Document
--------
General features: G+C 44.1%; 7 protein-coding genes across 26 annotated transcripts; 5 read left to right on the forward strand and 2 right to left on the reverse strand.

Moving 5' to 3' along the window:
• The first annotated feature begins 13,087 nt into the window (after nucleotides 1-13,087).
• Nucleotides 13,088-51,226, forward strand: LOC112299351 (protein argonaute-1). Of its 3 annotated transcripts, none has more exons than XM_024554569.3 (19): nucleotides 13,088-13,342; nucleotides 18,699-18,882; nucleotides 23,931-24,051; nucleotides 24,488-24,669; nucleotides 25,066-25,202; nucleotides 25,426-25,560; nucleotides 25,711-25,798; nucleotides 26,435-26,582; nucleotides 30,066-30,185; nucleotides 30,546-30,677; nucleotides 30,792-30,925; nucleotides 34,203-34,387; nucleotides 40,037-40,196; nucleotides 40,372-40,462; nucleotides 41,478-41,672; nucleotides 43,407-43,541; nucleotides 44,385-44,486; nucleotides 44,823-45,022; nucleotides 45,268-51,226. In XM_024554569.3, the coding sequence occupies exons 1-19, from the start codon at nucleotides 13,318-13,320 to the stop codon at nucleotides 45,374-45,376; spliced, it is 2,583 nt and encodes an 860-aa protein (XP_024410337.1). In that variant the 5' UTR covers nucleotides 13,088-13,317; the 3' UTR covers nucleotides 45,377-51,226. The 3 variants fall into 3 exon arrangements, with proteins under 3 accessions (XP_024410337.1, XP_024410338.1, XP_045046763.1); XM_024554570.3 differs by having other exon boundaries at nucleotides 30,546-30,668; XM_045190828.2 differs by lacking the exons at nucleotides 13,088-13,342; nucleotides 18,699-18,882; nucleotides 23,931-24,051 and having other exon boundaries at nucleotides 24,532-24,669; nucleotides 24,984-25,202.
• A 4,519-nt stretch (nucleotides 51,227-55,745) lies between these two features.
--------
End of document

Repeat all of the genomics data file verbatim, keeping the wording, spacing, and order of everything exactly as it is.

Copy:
General features: G+C 44.1%; 7 protein-coding genes across 26 annotated transcripts; 5 read left to right on the forward strand and 2 right to left on the reverse strand.

Moving 5' to 3' along the window:
• The first annotated feature begins 13,087 nt into the window (after nucleotides 1-13,087).
• Nucleotides 13,088-51,226, forward strand: LOC112299351 (protein argonaute-1). Of its 3 annotated transcripts, none has more exons than XM_024554569.3 (19): nucleotides 13,088-13,342; nucleotides 18,699-18,882; nucleotides 23,931-24,051; nucleotides 24,488-24,669; nucleotides 25,066-25,202; nucleotides 25,426-25,560; nucleotides 25,711-25,798; nucleotides 26,435-26,582; nucleotides 30,066-30,185; nucleotides 30,546-30,677; nucleotides 30,792-30,925; nucleotides 34,203-34,387; nucleotides 40,037-40,196; nucleotides 40,372-40,462; nucleotides 41,478-41,672; nucleotides 43,407-43,541; nucleotides 44,385-44,486; nucleotides 44,823-45,022; nucleotides 45,268-51,226. In XM_024554569.3, the coding sequence occupies exons 1-19, from the start codon at nucleotides 13,318-13,320 to the stop codon at nucleotides 45,374-45,376; spliced, it is 2,583 nt and encodes an 860-aa protein (XP_024410337.1). In that variant the 5' UTR covers nucleotides 13,088-13,317; the 3' UTR covers nucleotides 45,377-51,226. The 3 variants fall into 3 exon arrangements, with proteins under 3 accessions (XP_024410337.1, XP_024410338.1, XP_045046763.1); XM_024554570.3 differs by having other exon boundaries at nucleotides 30,546-30,668; XM_045190828.2 differs by lacking the exons at nucleotides 13,088-13,342; nucleotides 18,699-18,882; nucleotides 23,931-24,051 and having other exon boundaries at nucleotides 24,532-24,669; nucleotides 24,984-25,202.
• A 4,519-nt stretch (nucleotides 51,227-55,745) lies between these two features.